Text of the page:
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Megan Prangley
by Megan Prangley
on December 5, 2016

 

Are you frustrated with your lead generating efforts? Are you putting great content on landing pages and in emails only to see month after month of poor conversion rates? The problem could be your CTA or lack thereof. CTA stands for Call-to-Action, and it's an inescapable part of your Inbound Marketing strategy. Believe me, you see CTAs everywhere online, you just might not realize it. These buttons answer the questions, "Where should I click next and why?"

While you're researching a product online or scanning an email you've likely come across a CTA. They prompt you with text like, "Sign up for Free Now" and "Download Free Trial." Need more examples of CTAs? Get them right here. Great CTAs follow inbound best practices, and luckily, these tips are easy to apply to your own website. Continue reading to learn how you can give your CTAs a much-needed makeover, sky-rocketing conversion rates and your lead generation efforts. 

Copy 

Be specific when you're writing the CTA copy. That may be surprising considering how many times we're told to skinny content up and make it scannable for online and mobile readers. While your copy needs to be to the point, it should still reassure a prospect what they're getting. A CTA that only says, "Submit" will not convert as well as one that says, "Get Your free eBook Now." Use the text to convey the value to the prospect to get the best conversion rates. Copy that focuses on what the potential buyer has to do is often a turn-off such as, "Fill out the form now." Present the value of your content, not the hoops the reader has to jump through first to get the offer. 

A newer approach to CTAs on many websites provides two buttons. This choice may seem contradictory, but this fork in the road can be an exciting option to try. Usually, the buttons evoke emotions from your leads. Take a look at the example below from social media expert, Amy Porterfield's website. 



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Notice the CTA she wants you to click is blue and stands out, and the other option fades into the background and produces a negative feeling. It makes the potential buyer think, "Yes, I want your notifications!" This copy clearly points the reader in the right direction using text, color, and little emotional push.

Color

Color choice is crucial when designing a CTA, as it helps to capture attention. It may seem unnecessary to say, but your CTA needs to be a different color than the background. There is no, "perfect" color for a CTA, but with some simple A/B testing, you should have a better idea after time what colors appeal best to your unique buyer personas. In the meantime, stick with bright and positive colors like the example below. It's easy to quickly spot the CTA, due to the contrast in color.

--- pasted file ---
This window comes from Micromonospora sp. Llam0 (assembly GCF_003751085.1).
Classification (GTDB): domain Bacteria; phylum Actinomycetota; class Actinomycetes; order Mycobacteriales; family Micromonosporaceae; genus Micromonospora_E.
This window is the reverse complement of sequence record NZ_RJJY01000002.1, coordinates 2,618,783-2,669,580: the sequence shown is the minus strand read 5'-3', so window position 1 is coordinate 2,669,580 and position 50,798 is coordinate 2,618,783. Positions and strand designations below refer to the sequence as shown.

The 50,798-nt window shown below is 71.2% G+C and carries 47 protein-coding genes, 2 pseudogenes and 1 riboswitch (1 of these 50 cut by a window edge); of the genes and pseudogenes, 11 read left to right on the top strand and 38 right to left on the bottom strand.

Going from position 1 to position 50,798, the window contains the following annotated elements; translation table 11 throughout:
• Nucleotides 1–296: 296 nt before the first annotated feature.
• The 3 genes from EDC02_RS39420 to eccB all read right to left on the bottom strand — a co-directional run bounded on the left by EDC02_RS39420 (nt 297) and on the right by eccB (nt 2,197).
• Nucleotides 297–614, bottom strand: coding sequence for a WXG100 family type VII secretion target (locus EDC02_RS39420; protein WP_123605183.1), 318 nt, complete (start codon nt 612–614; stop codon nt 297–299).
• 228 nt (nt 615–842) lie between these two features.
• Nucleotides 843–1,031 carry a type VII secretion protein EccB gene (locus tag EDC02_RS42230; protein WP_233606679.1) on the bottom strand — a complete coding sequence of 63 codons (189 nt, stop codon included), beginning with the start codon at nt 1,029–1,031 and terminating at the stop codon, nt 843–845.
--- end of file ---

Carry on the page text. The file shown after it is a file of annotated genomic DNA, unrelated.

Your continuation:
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You can also use and image behind your CTA, which is helpful for today's visually driven digital audience. You can see an example like this at the bottom of the blog, don't be surprised when you click on it, it's a real CTA. I thought you might like to know a little bit more about HubSpot and how you can design, test, and place better CTAs with HubSpot. Now, that's how you connect content with an applicable CTA, you can read more about that best practice in the next section. 

Placement

Placement and relevance are important factors with CTAs. If your prospect is reading a blog about CTAs and you end the blog with a Call-To-Action about creating a free podcast, the lead might be confused. If the CTA and content don't connect, you're not funneling leads to your CTA effectively. For a CTA to be the most applicable it needs to be relevant to the prospect and their stage in the buyer's journey. Consider that a reader might not be ready to contact your sales person after reading one blog, instead use a CTA to lead them to more resources that will help them navigate the Buyer's Journey.  

Inbound Marketing is more like art than a science. There's no sure-fire formula to make the "best CTA ever," so what can you do as a marketer to improve? Always be testing and analyzing your CTAs for effectiveness. Maybe you think a bright blue will yield higher conversion rates, but do an A/B test with other colors to be positive in your design and copy choices.

Remember, just because a CTA works well on another site, doesn't necessarily mean it will perform as well on your website. Create variations of your most successful CTAs to see which outperforms the rest. If you follow best practices with color, copy, and placement while continuously testing your CTAs, they will become a lead generating machine and a crucial part of your inbound marketing toolkit.  

 

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